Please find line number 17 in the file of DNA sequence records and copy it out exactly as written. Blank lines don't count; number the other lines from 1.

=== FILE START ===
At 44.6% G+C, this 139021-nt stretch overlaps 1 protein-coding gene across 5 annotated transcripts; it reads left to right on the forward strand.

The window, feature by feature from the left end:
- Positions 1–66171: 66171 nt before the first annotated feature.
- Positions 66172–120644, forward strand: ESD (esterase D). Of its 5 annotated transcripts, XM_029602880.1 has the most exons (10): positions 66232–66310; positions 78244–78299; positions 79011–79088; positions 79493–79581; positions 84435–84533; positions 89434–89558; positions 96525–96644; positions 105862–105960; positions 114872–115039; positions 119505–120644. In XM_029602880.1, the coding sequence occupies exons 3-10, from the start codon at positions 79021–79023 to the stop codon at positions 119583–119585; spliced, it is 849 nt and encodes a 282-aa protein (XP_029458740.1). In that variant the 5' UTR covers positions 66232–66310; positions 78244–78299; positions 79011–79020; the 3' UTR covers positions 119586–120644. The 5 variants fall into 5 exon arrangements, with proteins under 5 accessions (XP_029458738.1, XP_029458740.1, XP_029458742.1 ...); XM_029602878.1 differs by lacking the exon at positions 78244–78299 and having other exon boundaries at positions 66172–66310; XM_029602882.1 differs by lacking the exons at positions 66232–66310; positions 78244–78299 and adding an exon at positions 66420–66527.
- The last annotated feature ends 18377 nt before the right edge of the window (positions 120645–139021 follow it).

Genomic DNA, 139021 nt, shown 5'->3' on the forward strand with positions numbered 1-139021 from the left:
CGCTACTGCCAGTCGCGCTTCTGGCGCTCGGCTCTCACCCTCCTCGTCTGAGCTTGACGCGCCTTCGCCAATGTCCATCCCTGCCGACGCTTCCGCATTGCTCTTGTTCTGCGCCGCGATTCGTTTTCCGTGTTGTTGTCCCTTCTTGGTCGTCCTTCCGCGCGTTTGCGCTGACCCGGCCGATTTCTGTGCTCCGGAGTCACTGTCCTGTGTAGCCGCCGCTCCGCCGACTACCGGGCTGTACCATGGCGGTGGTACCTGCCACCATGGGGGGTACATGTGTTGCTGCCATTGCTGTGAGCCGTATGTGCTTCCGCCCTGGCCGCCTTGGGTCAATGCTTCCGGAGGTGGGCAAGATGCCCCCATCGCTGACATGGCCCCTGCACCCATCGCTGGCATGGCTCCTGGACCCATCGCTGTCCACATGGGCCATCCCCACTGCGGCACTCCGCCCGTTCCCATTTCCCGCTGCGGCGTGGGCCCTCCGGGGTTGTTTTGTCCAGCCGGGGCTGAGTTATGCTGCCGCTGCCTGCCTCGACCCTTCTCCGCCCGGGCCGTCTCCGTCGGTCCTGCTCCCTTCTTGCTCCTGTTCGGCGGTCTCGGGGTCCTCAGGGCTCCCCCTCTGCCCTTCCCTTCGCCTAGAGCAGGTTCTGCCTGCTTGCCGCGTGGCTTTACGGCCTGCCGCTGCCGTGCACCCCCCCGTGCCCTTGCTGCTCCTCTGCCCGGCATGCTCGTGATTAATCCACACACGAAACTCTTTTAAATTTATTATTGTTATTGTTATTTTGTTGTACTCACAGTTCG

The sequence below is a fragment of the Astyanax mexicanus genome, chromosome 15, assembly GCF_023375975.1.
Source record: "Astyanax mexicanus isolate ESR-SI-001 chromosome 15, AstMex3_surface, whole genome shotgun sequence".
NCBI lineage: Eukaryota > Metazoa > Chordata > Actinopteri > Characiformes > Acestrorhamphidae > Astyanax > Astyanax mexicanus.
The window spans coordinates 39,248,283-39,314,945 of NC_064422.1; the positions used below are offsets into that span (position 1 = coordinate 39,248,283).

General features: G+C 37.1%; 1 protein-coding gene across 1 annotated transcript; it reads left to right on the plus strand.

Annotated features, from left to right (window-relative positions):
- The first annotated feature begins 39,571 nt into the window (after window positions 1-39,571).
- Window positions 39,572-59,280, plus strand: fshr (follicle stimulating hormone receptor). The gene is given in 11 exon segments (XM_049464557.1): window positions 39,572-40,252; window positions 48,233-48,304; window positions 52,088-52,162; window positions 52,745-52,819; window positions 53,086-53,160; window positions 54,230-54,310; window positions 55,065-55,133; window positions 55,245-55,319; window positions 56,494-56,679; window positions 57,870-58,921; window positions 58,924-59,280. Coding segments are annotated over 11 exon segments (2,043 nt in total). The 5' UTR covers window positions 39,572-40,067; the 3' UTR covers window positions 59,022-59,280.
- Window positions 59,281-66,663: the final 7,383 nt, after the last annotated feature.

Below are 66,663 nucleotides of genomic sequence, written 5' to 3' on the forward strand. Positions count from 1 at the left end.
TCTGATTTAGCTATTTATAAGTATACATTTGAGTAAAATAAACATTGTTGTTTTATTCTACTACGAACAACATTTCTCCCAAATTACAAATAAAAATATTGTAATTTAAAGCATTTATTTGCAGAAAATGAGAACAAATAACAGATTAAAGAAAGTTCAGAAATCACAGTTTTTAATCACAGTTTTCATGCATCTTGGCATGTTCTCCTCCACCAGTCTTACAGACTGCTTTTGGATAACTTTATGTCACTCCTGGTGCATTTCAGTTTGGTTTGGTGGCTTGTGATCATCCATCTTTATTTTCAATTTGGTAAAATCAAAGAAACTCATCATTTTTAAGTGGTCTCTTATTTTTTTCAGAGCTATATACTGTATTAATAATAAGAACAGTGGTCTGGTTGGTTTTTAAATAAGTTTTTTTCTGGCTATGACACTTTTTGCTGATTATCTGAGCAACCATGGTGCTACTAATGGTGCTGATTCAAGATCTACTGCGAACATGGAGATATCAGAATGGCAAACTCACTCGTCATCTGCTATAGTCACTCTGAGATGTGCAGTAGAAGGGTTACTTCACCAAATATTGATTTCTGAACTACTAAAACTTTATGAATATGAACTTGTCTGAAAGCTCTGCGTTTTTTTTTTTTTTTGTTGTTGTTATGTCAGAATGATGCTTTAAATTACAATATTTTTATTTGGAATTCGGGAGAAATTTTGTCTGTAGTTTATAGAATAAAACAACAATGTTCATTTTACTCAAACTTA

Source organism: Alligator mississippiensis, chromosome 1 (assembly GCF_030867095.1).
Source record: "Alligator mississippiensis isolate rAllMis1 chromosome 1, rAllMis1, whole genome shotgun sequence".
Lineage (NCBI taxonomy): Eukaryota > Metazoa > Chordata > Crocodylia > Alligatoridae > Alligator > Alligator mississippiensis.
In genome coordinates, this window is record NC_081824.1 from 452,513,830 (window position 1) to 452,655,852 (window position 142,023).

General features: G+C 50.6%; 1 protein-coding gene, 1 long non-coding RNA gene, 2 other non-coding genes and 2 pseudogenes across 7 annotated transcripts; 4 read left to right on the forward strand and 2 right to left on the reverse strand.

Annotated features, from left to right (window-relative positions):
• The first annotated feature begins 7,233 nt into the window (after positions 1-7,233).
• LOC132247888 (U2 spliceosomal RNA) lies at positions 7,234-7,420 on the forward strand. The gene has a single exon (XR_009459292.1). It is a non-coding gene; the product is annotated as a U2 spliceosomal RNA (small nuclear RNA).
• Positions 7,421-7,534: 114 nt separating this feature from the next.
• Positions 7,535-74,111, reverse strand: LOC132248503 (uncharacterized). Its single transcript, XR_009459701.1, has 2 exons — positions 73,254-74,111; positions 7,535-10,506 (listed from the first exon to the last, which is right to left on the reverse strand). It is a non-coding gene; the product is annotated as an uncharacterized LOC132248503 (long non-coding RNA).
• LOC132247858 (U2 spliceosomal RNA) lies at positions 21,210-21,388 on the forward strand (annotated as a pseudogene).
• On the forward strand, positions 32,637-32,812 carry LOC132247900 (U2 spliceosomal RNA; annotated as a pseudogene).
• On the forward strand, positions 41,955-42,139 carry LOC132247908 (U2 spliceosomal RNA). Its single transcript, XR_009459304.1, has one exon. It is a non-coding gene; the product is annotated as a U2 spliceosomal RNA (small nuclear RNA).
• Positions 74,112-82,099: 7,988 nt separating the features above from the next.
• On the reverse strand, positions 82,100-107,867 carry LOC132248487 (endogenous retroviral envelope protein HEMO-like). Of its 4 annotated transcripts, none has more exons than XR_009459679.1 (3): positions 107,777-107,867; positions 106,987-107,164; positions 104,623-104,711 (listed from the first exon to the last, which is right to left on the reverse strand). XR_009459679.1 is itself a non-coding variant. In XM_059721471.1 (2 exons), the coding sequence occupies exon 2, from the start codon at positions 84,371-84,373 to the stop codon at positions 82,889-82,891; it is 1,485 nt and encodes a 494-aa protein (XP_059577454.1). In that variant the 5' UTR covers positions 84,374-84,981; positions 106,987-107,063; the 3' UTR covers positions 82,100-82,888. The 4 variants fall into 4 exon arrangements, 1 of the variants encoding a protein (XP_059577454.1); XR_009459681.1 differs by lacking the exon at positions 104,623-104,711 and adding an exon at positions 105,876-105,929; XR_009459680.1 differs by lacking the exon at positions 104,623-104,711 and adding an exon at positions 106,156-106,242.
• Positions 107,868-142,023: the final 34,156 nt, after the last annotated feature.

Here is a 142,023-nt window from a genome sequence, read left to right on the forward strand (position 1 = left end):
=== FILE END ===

Below are 66,663 nucleotides of genomic sequence, written 5' to 3' on the forward strand. Positions count from 1 at the left end.